Treasurer Brian Bultman and assistant treasurer Ed Woolf shared background information including anticipated Ministry Enablement Contributions and Brethren Press contributions totaling $296,000 to support the Core Ministries, as well as several transfers from various funds including the Bequest Quasi-Endowment, the Brethren Service Center Quasi-Endowment, and designated funds, among others. The transfer of $339,000 from the Brethren Service Center Quasi-Endowment represents a portion of the proceeds of the sale of the upper campus property in New Windsor, Md. The board held an in-depth discussion of the use of reserve funds as part of the budgeting process.

The 2019 budget also includes a 1 percent cost-of-living adjustment for employees, continuing employer contributions to employee Health Savings Accounts as part of the medical insurance benefit, and lower than expected cost for medical insurance premiums.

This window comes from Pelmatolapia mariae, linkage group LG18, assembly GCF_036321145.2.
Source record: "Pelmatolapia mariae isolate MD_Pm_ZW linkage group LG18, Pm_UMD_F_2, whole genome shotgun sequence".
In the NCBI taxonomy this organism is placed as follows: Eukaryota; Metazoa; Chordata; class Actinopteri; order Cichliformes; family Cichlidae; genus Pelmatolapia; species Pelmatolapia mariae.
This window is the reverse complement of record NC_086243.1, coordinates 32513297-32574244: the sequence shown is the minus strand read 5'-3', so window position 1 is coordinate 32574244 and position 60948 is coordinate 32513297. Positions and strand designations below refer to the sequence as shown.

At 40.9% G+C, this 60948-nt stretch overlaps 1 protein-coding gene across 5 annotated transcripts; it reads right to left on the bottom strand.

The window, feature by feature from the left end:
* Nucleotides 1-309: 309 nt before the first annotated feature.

In other business

    (L to R) Patrick Starkey, Connie Burk Davis, and general secretary David Steele. Photo by Cheryl Brumbaugh-Cayford
  • The board called Carl Fike as its next chair-elect, beginning at the 2019 Annual Conference when chair Connie Burk Davis concludes her term and current chair-elect Patrick Starkey begins as chair. Fike will serve two years as chair-elect, and then two years as chair beginning in mid-2021. He is an at-large member of the board from Oakland, Md.
  • Nominations to the Germantown Trust were approved, with the board naming incumbents William C. Felton and Thomas R. Lauer to second terms. The nominations were received from the Brethren Historical Committee. The trust oversees the historic Brethren property at Germantown, Pa., where the first congregation of Brethren was established in North America.
  • The board continued work on the “Living Together as Christ Calls” task assigned by Annual Conference, approving two recommendations from a small working group. The board approved the following as suggestions to be made to the appropriate bodies: use of “dialogue sermons” between people of various cultures, theological views, genders, and districts at each denominational gathering; that Messenger magazine continue to publish stories of two or more churches working together across differences.
  • Action was postponed on proposed changes to the by-laws that potentially would increase the number of delegates to Annual Conference and Standing Committee. The matter will be taken up again at the board’s spring meeting in March 2019.